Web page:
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Price of Proof Sets Versus Individual Coins

6 posts in this topic

What gives?


I have started to focus my collection on obtaining a proof and mint set from each year. When I receive a set, I add the set and then individual coins from that set into my database. I was going thru the 65th Edition Red Book to see what the 'going prices' were and was somewhat confused on the pricing.


1966 Special Mint Set: $8.00

1966 Kennedy Half Dollar MS63: $7.00

1966 Washington Quarter MS63: $1.00

1966 Roosevelt Dime MS65: $1.25

1966 Jefferson Nickel MS63: $0.25

1966 Lincoln Cent MS63: $0.20

Total Coin Value: $9.60


1980 Proof Set: $7.00

1980 SBA Dollar PF65: $8.00

1980 Kennedy Half Dollar PF65: $4.00

1980 Washington Quarter PF65: $3.00

1980 Roosevelt Dime PF65: $1.50

1980 Jefferson Nickel PF65: $1.50

1980 Lincoln Cent PF65: $2.50

Total Coin Value: $20.50


What sets the 'Current Value' of proof and mint sets? I would think that the current value would be based off of what each coin inside could be valued.


Yes, I know that not all coins are created equal. Some coins in a proof or mint set may grade lower or may grade higher.


Also, what makes a 1984 Kennedy Half Dollar PF65 priced at $6.00 when the 1980 (older coin) is $4.00. They are made of the same metals.


When buying a set, do I base my price off of what the Red Book tells me the current value of the set is or base my overall price on each coin in that set?



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The red book values change very quickly, so they are only ballpark estimates of what the current value is. Individual coins sell for more because there is the effort of selling each coin by itself, and giving each coin it's own packaging. The "total value" for all the individual coins in a set is often more than the set value (the collector is also getting a "bulk deal" buying the set together, and assumes the risk of not knowing the individual grades). This is not the case where the coin packaging in the set is collectible and/or rare.


The current value of sets depends on how many sets were issued and the demand. The 2008 proof sets and Silver proof sets did well because the demand is high; it is popular as a last-year set.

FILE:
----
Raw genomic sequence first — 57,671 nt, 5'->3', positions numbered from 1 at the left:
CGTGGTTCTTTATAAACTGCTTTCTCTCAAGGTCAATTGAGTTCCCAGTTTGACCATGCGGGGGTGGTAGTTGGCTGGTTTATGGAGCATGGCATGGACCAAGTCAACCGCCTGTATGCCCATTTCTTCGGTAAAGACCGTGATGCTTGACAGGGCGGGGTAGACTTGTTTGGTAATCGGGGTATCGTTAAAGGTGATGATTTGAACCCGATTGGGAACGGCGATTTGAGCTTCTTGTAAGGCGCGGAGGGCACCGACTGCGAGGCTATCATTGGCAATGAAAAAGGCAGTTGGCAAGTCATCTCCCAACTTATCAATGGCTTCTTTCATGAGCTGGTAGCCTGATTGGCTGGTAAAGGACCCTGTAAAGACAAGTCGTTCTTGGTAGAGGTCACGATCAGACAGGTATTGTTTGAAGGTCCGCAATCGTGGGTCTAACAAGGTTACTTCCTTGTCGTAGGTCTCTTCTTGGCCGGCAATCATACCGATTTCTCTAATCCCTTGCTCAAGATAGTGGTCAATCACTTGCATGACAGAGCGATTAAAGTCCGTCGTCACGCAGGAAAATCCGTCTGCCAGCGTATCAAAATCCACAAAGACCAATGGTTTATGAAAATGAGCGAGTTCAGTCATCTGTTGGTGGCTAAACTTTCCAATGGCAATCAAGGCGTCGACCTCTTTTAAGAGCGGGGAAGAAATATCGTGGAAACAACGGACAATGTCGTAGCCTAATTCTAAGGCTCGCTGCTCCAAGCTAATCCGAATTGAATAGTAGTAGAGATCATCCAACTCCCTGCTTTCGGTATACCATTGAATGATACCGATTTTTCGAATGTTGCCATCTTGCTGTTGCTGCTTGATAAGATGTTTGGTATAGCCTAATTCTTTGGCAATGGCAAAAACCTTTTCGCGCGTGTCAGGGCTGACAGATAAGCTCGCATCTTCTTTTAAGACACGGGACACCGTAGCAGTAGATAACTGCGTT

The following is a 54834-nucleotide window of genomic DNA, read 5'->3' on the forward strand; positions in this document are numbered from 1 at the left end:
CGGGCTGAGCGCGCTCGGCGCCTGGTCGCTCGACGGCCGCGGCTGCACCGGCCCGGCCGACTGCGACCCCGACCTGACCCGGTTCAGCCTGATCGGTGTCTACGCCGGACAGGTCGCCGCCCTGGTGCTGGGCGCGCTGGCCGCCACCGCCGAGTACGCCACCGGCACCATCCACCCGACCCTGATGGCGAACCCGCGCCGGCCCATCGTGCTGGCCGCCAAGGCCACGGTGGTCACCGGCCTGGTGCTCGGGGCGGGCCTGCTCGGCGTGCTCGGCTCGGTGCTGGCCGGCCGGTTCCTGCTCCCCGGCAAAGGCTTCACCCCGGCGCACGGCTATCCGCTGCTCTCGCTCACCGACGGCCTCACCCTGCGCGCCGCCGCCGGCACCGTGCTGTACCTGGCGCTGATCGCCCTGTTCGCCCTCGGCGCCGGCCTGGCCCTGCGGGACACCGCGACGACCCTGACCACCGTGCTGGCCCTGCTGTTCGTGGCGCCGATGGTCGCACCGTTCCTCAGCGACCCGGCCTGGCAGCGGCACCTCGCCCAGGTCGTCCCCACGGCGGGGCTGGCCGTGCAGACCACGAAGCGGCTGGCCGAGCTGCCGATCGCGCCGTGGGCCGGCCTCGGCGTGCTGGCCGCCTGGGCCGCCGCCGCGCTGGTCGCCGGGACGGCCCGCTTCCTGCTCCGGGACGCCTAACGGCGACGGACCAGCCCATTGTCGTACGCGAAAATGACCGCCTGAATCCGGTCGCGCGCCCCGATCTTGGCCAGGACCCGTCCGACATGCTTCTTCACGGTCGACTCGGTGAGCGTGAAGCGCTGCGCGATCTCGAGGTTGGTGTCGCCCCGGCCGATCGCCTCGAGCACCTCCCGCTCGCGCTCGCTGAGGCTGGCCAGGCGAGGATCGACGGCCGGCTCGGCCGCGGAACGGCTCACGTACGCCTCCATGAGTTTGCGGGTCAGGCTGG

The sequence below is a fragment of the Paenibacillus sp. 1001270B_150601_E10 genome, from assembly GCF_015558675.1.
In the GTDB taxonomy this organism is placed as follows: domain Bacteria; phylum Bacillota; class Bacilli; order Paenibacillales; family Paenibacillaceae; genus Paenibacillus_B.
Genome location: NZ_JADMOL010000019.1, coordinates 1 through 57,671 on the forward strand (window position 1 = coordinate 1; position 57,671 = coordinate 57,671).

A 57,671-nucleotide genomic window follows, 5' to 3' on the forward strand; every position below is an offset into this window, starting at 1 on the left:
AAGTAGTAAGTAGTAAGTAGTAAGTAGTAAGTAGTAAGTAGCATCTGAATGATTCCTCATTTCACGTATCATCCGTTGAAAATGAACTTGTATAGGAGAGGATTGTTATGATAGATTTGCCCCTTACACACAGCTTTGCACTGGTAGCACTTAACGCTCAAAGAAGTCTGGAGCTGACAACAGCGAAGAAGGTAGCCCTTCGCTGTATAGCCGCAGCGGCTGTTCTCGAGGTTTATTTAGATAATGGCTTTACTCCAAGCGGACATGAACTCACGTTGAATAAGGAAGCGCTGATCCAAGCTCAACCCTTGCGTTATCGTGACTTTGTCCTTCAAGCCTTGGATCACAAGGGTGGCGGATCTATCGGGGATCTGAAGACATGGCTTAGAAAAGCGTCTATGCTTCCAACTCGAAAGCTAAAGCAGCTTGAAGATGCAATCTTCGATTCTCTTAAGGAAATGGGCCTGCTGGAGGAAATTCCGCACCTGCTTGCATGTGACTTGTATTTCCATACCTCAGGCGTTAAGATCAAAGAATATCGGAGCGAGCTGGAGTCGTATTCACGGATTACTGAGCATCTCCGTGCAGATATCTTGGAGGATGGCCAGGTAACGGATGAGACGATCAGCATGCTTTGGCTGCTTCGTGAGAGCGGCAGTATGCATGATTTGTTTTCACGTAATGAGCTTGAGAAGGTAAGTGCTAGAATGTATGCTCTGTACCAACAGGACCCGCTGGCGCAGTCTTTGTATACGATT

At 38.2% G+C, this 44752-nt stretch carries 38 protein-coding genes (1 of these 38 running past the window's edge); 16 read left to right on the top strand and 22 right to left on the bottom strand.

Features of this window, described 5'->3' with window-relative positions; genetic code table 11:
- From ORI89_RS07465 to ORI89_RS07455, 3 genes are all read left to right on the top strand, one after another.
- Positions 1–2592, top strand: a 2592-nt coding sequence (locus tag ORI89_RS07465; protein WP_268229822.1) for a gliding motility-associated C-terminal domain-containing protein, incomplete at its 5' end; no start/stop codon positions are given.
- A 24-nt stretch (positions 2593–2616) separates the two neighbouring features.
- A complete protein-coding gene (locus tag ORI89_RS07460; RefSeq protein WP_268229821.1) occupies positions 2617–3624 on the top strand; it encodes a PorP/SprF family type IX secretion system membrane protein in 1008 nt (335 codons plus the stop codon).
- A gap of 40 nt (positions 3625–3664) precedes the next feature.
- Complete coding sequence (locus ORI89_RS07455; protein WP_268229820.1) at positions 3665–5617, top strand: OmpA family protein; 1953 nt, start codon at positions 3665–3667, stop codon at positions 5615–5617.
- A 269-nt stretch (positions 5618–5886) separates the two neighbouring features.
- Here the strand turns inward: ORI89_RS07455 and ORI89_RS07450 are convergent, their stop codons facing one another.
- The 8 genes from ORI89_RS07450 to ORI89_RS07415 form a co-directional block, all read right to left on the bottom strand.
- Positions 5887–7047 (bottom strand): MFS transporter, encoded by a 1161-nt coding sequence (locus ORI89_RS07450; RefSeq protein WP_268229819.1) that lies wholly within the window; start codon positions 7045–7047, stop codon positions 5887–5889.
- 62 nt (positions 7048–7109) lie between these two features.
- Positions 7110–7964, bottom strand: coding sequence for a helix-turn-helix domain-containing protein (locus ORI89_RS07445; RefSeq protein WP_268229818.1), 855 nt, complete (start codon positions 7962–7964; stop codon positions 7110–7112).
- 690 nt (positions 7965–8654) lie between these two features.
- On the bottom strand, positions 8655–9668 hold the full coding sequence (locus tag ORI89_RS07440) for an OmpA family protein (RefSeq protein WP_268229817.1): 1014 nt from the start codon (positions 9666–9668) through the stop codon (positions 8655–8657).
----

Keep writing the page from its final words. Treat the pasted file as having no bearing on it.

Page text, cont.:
The Kennedy half may have been more expensive in the newer set due to the factors above.


I value my sets at not only what the Red Book says, but also what they are going for on other coin selling websites like eBay.

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Your sets are figured individually by auction purchases. The collecting season starts around November and the individual prices will go up or down depending on the amount of people looking for certain coins. Silver goes up every year around December as that is a choice collectable. When there are few bidders for certain coins the price value will drop. All is based on current auction values.


I hope this helps you.



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Thank you both.


The prices I quoted above are based off a set price printed in a book. Prices for both individual coins and sets should fluctuate together. Are the prices in "The Official Red Book" based on current auction values?

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Red Book prices should only be used as a general and relative estimate of a coins value. As has been cited above, increases in Silver values, seasonal increases or decreases in buyer activity, national dealer promotions, and the current economic state (good or bad) will have an effect on individual coin prices.


The Red Book is a great reference book, it is not a great price guide.




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